Malaysian Human Rights Commission and Fortify Rights find reasonable grounds to believe that a human-trafficking syndicate committed crimes against humanity in Malaysia and Thailand against Rohingya men, women, and children from 2012 to 2015.
Released on Wednesday (March 27, 2019) in Kuala Lumpur, the 121-page report follows the Malaysian government’s recent creation of a Royal Commission of Inquiry to investigate human trafficking and mass graves—believed to contain the bodies of trafficked Rohingya and Bangladeshis—discovered in Wang Kelian, Perlis State in 2015. The Royal Commission of Inquiry is expected to submit its final report in June.
“The victims of these crimes and their families suffered tremendously, and these horrific crimes should never happen again in Malaysia and anywhere else for that matter,” said SUHAKAM Commissioner Jerald Joseph.
“This report provides new evidence that we hope will help ensure justice for victims, accountability for perpetrators, and policy changes to strengthen the Malaysian and regional response to human trafficking.”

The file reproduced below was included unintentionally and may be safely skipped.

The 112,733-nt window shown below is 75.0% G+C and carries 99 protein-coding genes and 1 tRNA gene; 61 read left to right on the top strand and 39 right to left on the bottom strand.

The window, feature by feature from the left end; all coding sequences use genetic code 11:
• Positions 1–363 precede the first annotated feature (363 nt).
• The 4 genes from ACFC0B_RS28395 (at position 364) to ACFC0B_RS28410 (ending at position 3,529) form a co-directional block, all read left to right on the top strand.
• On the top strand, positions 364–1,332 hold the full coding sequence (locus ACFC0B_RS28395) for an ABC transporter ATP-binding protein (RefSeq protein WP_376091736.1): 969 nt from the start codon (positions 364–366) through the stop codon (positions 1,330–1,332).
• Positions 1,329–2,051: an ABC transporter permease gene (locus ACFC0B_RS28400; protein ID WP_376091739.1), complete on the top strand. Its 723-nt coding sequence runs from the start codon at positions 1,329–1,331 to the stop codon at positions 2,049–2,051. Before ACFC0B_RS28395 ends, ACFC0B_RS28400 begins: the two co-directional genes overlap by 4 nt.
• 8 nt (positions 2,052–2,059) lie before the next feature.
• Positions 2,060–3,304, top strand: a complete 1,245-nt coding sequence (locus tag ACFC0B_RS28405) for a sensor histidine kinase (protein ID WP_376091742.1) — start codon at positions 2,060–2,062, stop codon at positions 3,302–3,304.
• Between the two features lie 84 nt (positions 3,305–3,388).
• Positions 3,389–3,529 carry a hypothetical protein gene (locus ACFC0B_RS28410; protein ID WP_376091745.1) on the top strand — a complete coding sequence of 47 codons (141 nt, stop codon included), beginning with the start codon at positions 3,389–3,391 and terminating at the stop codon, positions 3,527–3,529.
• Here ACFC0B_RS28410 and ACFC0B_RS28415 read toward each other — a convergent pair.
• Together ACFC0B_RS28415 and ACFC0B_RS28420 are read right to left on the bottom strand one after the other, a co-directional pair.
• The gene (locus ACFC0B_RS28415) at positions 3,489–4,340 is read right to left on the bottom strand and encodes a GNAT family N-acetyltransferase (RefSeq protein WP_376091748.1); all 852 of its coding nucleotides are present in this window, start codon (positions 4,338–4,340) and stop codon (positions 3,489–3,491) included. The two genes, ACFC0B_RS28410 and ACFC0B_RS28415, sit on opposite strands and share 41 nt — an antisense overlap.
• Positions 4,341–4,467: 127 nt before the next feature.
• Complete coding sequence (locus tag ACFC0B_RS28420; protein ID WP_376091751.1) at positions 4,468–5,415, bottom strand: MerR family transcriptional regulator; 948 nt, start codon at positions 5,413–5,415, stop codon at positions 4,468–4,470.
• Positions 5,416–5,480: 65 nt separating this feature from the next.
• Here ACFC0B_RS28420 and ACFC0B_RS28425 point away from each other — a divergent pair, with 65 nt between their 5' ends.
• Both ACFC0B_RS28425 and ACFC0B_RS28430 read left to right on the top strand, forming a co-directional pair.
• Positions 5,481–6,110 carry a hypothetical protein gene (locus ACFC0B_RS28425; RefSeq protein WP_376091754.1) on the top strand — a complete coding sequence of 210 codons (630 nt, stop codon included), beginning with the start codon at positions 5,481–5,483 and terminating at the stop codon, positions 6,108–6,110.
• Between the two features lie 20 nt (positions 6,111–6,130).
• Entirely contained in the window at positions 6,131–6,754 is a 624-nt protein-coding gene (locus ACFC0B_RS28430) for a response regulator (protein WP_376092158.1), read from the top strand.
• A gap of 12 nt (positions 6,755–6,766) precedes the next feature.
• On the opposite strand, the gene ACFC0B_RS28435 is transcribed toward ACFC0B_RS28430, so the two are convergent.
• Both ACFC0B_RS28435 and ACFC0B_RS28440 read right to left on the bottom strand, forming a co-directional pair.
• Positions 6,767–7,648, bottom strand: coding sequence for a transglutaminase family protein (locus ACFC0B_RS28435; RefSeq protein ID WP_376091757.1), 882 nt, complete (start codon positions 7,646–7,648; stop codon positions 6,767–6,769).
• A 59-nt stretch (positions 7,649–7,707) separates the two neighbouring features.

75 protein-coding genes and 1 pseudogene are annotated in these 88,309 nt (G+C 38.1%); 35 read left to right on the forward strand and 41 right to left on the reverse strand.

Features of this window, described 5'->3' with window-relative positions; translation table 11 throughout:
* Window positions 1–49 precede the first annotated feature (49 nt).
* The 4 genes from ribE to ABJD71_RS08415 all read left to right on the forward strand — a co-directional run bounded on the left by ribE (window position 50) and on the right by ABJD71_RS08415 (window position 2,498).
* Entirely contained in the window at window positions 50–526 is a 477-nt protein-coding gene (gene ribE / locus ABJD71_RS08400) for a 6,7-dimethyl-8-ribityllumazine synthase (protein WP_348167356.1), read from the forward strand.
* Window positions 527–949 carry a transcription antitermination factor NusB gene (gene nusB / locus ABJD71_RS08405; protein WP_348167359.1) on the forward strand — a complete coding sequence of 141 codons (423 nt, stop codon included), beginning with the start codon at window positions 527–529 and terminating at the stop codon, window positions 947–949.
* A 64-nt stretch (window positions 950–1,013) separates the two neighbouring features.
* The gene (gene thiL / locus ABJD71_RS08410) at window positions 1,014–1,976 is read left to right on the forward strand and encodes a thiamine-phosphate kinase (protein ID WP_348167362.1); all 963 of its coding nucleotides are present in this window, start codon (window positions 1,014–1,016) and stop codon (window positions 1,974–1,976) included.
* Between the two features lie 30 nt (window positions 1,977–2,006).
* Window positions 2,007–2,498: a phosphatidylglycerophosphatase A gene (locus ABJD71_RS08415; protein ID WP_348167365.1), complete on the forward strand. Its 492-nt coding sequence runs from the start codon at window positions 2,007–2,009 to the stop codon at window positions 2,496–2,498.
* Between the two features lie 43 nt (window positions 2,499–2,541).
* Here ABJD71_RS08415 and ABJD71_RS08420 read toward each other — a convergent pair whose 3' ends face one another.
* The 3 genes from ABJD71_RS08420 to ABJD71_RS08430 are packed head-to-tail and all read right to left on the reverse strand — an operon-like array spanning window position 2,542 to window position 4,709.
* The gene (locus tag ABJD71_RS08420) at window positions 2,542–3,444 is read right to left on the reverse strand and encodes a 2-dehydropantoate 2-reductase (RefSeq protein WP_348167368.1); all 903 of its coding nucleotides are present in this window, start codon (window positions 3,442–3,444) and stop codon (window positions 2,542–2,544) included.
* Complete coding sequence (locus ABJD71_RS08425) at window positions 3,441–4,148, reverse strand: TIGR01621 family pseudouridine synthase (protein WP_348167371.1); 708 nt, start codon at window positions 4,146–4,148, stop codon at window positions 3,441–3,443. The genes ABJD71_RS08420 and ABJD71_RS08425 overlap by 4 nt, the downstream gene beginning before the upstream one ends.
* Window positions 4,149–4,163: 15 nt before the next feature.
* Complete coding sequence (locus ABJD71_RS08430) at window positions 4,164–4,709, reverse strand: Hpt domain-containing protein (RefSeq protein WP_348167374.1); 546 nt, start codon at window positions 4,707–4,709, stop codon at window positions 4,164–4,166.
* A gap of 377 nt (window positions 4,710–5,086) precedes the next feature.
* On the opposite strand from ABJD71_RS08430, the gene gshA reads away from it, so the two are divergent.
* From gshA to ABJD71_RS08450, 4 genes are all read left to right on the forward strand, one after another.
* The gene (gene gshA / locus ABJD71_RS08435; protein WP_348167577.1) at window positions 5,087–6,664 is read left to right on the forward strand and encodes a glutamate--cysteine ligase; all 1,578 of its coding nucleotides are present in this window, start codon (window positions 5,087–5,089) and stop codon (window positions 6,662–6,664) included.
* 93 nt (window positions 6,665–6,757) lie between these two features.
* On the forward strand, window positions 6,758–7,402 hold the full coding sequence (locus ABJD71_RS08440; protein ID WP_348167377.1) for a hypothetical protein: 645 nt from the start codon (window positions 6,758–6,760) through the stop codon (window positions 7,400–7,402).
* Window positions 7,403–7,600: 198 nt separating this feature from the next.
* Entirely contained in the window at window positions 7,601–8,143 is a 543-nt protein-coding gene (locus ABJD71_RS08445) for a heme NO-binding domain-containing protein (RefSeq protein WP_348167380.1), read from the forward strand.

The report, entitled “Sold Like Fish,” is based on a multi-year joint investigation including more than 270 interviews with eyewitnesses, survivors, human traffickers, government officials, and others from 2013 to 2019. It documents the crimes of human traffickers against Rohingya refugee women, men, and children at sea and in human-trafficking camps in Malaysia and Thailand.
The report documents how Malaysian authorities destroyed the human-trafficking campsite in Wang Kelian the day after it was discovered, potentially diminishing evidence that could have aided a police investigation. Malaysian authorities ordered a forensic team to exhume bodies in May 2015, more than four months after the gravesite was first discovered, without accounting for the delay. The authorities did not publicly reveal information about the site until May 25, 2015. The four-month delay in exhuming bodies delayed post-mortem examinations and, in turn, hampered forensic specialists from identifying the cause of death of exhumed remains.